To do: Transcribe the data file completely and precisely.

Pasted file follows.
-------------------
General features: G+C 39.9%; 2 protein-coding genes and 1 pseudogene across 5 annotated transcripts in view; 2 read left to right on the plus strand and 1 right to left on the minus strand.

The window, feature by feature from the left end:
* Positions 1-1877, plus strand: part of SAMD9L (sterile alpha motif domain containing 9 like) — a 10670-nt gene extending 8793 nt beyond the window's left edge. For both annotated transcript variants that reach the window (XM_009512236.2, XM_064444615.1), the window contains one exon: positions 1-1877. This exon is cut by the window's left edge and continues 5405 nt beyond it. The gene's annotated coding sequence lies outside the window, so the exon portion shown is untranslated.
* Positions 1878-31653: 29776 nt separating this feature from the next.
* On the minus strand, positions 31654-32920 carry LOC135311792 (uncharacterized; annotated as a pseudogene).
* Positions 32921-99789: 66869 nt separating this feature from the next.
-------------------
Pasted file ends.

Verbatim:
General features: G+C 39.9%; 2 protein-coding genes and 1 pseudogene across 5 annotated transcripts in view; 2 read left to right on the plus strand and 1 right to left on the minus strand.

The window, feature by feature from the left end:
* Positions 1-1877, plus strand: part of SAMD9L (sterile alpha motif domain containing 9 like) — a 10670-nt gene extending 8793 nt beyond the window's left edge. For both annotated transcript variants that reach the window (XM_009512236.2, XM_064444615.1), the window contains one exon: positions 1-1877. This exon is cut by the window's left edge and continues 5405 nt beyond it. The gene's annotated coding sequence lies outside the window, so the exon portion shown is untranslated.
* Positions 1878-31653: 29776 nt separating this feature from the next.
* On the minus strand, positions 31654-32920 carry LOC135311792 (uncharacterized; annotated as a pseudogene).
* Positions 32921-99789: 66869 nt separating this feature from the next.